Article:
Do we - the 2A community - advocate liberty to felons, the violent and the insane - the right to keep and bear arms? Do we advocate that a man under arrest retains his means to an effective self-defense while locked-up in the drunk tank? Of course not! We are able to reason as well - in fact better - than our opponents. Let us reason with our fellow voters and legislators about the appropriate bounds of gun regulation - ever bearing in mind the Constitutional principle that the natural right of self-defense is not to be "infringed" upon.

    Now, from this position, we can conduct a constructive debate about, for example, the reasonableness of disarming civilians entering:
    - a courthouse;
    - a school;
    - a public highway, sidewalk or town square.

    We should be prepared to concede that bailiffs in a courthouse suffice to secure the public. We should argue that the police are not adequate to secure the public in the highways, sidewalks or town squares. After we succeed with the latter argument we can begin to make progress arming school employees.

    As chaotic as our present system is - 40 Mostly-Issue States with reciprocity - is a pretty good base to work from. We can argue to the remaining 10 Won't-Issue States that the CCP system works very well. We can work for greater uniformity in State carry laws. If we are aggressive in pursuing this system we can Stand-our-Ground and maybe even gain some ground eventually.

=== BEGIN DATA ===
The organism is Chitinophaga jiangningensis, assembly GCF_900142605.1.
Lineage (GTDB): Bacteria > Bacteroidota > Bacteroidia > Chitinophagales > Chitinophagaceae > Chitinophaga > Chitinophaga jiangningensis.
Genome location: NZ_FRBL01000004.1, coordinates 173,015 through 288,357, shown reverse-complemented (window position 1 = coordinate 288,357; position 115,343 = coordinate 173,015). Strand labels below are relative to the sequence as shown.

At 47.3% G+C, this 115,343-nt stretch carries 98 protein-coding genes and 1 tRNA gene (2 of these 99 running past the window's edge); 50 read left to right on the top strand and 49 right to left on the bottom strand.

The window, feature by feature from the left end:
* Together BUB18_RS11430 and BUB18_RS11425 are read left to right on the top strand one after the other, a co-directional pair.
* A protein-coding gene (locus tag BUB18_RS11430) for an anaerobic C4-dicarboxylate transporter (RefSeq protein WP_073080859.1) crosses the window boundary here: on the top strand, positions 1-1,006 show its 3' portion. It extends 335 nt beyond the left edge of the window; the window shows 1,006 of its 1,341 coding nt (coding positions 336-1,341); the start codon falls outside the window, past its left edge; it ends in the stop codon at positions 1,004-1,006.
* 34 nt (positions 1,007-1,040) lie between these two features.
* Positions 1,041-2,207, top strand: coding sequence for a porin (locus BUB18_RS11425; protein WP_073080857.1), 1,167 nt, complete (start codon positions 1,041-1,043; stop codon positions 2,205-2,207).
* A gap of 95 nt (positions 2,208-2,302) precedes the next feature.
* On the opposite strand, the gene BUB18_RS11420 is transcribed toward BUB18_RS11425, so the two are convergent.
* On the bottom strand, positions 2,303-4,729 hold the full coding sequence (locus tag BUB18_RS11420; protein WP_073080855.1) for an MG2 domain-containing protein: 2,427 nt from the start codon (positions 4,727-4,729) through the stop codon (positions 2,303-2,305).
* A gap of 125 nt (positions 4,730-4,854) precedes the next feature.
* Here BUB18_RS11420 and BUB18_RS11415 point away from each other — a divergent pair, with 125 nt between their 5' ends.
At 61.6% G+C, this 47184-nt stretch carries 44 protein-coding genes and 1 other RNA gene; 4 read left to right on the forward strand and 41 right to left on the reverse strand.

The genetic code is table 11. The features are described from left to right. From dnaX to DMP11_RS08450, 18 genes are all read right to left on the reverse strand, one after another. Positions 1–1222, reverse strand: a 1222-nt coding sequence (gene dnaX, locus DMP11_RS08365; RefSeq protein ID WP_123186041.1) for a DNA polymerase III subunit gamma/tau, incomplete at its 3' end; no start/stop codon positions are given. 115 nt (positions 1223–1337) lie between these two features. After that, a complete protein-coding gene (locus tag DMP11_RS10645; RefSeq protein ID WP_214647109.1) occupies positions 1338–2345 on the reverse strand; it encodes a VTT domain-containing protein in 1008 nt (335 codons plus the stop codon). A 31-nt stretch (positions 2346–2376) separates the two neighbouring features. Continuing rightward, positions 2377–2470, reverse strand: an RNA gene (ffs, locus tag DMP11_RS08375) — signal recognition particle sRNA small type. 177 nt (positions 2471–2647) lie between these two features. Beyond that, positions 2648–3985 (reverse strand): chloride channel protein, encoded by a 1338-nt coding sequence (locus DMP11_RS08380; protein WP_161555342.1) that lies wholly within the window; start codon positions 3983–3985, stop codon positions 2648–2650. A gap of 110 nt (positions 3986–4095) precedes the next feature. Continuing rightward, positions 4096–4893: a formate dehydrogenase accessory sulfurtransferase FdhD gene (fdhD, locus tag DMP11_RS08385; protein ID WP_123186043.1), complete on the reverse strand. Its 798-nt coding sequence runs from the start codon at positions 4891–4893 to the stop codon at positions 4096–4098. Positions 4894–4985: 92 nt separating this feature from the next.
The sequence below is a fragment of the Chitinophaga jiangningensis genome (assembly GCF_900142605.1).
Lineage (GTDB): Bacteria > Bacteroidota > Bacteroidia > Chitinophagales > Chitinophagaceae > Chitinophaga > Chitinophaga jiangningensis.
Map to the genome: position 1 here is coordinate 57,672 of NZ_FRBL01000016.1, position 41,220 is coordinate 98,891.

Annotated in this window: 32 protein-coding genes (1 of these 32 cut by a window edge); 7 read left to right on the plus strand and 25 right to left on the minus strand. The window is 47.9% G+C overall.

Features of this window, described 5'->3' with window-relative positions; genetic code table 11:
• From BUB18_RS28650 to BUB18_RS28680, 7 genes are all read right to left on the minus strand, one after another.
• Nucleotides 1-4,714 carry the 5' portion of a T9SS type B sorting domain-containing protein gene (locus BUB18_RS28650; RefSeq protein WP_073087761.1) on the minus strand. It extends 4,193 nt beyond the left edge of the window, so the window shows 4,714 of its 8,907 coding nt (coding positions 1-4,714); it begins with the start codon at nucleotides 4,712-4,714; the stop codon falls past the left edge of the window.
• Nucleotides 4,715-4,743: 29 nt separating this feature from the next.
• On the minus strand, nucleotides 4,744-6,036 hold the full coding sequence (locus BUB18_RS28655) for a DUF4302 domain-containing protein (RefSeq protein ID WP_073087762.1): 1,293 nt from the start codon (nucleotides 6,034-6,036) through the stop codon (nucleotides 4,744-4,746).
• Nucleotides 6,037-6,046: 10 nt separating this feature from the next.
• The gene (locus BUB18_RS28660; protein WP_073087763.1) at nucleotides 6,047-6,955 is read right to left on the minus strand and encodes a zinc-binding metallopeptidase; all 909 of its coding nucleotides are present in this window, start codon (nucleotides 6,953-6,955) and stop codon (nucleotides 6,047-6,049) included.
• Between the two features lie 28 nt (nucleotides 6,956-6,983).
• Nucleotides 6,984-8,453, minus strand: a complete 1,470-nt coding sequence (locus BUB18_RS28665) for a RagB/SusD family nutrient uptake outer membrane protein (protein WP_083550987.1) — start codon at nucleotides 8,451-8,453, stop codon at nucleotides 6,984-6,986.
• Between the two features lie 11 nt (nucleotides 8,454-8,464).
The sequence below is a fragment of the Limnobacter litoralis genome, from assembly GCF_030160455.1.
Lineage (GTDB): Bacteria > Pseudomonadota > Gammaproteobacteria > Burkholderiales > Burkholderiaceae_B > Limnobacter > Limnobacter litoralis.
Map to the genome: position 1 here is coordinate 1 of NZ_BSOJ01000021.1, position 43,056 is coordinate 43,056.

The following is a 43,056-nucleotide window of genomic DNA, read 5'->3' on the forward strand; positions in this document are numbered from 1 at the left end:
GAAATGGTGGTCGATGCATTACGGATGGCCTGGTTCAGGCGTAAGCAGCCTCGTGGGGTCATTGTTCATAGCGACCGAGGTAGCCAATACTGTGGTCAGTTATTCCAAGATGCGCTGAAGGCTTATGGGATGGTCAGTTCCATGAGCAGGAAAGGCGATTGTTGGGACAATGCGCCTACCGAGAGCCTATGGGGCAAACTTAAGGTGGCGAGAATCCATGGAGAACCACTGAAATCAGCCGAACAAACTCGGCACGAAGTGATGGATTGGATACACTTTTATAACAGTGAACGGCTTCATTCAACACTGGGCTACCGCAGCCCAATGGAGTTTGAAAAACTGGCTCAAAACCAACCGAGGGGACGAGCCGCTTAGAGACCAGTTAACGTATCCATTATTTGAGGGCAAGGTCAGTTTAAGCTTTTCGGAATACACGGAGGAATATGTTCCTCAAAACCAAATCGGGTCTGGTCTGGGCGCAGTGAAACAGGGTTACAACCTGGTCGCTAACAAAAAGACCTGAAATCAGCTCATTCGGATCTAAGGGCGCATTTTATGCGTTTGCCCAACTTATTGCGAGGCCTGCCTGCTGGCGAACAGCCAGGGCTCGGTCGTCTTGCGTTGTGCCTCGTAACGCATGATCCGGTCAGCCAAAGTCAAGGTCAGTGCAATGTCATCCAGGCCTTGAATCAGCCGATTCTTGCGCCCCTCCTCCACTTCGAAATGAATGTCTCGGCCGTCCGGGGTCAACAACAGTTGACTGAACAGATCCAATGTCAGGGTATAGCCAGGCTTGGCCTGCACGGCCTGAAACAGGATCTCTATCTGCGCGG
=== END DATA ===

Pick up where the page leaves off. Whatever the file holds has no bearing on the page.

If we delude ourselves into believing we can achieve Utopia in the Oval Office, Congress or SCOTUS then we are betting it all on Black (or Blue) and we know how that's been working out for us all!

    In my opinion - success or failure will turn on educating our women and our elderly that they have a right to an effective means to self defense by:
    - their boyfriends, husbands and sons bearing arms;
    - their neighbors bearing arms; and,
    - for some of themselves and their sisters bearing arms.

    Think about it. I might fail to persuade my wife, daughter, mother to carry a gun herself. Nevertheless, I might persuade her that she is just-as-safe - perhaps safer - if the men around her are carrying arms. If the policemen around her are keeping her safe why should not the non-police-men around her do so as well? If the police-women around her are keeping her safe why should not the non-police-women around her do so as well? Such a line of reasoning just might succeed.

    If women can serve in the police and military then women can safely and responsibly bear arms just as do policemen and servicemen.

    Long term, we need to get gun-saftey classes in elementary and middle schools. We need to get marksmanship in high-schools. This is a 2-pronged approach. Locally, we have to persuade our school boards to act in the interest of safety and preparing teens to consider careers in public service. Nationally, we need to persuade our Congressmen that Federal funding for schools needs to be tied to preparation of the militia for public service. We must also persuade our Congressmen that the 1A rights of speech and press (and, generally, expression) must be protected from intimidation by public employees under color-of-law. Would we tolerate school officials suppression of T-shirts expressing of support for the right to vote by minorities, women or 18-year-olds? No? Absurd you say? Well, then, why do we tolerate school officials suppression of T-shirts expressing support for our military or our 2A rights to keep and bear arms?